Experts Say It's Better to Eat by the Season
Eating seasonally means better-tasting and more nutritious fruits and vegetables
Stone Fruits of Summer
Then there are those fruits knows as stone fruits. These fruits include
those from the fruit trees within the genus of Prunus. Peaches, plums,
cherries, apricots are just a few and are at their best in the summer. To
select these fruits at their peak, Whole Foods Market, a national
retail supermarket that specializes in organic produce, offers these tips:
- Look for peaches with skins that have a background color of yellow or warm
cream. Avoid rock-hard peaches and choose those that yield slightly to pressure
along the "seam." These peaches will soften in a few days if kept at
room temperature. Avoid dark-colored, mushy, or bruised peaches.
- Plums should be plump and well-colored for their variety. The fruit is
ready to eat when it yields to gentle pressure. Plums ripen well off the tree
at room temperature.
- Cherries should be glossy, plump, hard, and dark-colored for their variety.
Pack loosely to minimize bruising.
- Apricots should be plump and orange-colored and should yield to gentle
pressure. Avoid those that have shriveled skin or bruises or those tinged with
Stone fruits are delicious as is, or prepared in cobblers and crisps, pies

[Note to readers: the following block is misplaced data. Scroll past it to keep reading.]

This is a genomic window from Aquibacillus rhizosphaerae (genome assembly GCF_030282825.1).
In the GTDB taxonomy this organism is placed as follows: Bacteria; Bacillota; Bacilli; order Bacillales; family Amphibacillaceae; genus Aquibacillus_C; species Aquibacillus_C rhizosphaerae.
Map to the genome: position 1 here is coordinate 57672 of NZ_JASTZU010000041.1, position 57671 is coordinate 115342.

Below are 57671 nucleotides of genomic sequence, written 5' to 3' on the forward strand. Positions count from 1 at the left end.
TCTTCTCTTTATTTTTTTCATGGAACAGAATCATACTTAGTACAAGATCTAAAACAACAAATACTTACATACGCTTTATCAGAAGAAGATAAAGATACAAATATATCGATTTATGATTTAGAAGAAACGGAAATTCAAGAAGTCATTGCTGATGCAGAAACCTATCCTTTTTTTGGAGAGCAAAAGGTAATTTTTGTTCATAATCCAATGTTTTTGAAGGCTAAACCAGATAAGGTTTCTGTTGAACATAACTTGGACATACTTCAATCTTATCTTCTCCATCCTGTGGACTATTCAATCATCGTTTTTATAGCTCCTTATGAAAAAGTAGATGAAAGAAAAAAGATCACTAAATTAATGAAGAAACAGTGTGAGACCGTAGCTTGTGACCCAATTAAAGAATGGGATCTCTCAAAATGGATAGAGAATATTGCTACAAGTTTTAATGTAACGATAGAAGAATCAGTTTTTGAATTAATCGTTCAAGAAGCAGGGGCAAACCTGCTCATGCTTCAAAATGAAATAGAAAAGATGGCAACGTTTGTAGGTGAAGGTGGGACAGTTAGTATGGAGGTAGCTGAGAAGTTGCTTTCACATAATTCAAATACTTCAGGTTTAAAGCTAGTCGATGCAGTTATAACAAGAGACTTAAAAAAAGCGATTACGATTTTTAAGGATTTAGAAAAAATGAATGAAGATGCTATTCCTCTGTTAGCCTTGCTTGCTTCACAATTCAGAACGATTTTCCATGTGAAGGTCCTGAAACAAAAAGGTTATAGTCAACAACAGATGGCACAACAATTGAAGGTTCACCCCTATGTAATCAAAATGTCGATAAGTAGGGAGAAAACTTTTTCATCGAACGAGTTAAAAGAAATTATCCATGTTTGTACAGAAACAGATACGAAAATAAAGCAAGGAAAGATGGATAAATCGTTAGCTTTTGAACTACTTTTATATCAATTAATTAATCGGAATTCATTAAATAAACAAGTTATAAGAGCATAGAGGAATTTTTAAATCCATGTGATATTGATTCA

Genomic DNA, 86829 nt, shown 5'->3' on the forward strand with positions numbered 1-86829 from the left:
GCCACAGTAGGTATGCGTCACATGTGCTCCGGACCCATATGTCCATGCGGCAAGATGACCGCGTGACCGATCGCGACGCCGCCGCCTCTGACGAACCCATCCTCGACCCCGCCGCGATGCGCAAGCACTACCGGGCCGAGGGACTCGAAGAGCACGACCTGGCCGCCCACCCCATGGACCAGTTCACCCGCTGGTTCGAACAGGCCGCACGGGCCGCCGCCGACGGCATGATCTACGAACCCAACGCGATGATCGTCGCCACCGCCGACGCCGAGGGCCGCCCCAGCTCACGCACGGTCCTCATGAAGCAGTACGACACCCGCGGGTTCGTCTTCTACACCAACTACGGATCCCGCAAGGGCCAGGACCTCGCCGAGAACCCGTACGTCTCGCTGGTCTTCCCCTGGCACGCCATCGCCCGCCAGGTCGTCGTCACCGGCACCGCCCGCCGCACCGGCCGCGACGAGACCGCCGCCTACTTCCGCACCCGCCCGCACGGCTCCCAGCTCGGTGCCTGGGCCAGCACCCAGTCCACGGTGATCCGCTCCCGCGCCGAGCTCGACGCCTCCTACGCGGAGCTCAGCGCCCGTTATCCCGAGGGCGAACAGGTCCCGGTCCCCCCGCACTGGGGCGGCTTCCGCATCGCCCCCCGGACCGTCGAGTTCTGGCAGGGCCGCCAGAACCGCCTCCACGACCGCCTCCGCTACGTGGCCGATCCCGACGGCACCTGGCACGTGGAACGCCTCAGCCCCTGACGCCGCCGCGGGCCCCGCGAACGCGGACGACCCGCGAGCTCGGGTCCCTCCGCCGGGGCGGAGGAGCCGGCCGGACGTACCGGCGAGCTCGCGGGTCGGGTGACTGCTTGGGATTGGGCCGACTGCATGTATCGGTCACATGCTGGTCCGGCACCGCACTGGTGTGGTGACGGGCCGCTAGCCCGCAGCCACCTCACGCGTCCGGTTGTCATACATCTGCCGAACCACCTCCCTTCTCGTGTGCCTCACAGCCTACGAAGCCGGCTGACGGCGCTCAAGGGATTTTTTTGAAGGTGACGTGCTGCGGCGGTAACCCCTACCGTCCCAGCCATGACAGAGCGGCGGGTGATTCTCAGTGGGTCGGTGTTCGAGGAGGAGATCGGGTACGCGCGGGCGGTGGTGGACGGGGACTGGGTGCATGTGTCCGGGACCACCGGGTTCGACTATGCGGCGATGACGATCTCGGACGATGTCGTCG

and tarts, or preserves. For simple preparation, poaching is an easy and quick
method to preserve ripe fruit; eat alone or serve over ice cream or frozen
yogurt, or on pancakes. Grilled fruits are also a good addition to a meal.
Fruits cook quickly on the grill, usually taking only a few minutes to soften
slightly. Eat as is or serve over ice cream.
By adding a variety of fresh vegetables and fruits to your diet, you'll not
only be livening up your meals with tasty ingredients, but also boost your
nutrient quotient. Cucumbers, for example, may be 95% water (which makes them a
good natural diuretic), but they're rich in vitamin E; tomatoes are packed with
vitamins A and C, potassium, and phosphorus; and
sweet corn is a good source of vitamin C as well.
Fruits are no less nutritious, apricots, for example, are a good source of
beta carotene, vitamin C, iron, and potassium; blueberries and blackberries are
rich in fiber; melons provide much needed vitamin C; and peaches are a good
source of vitamins A and C themselves.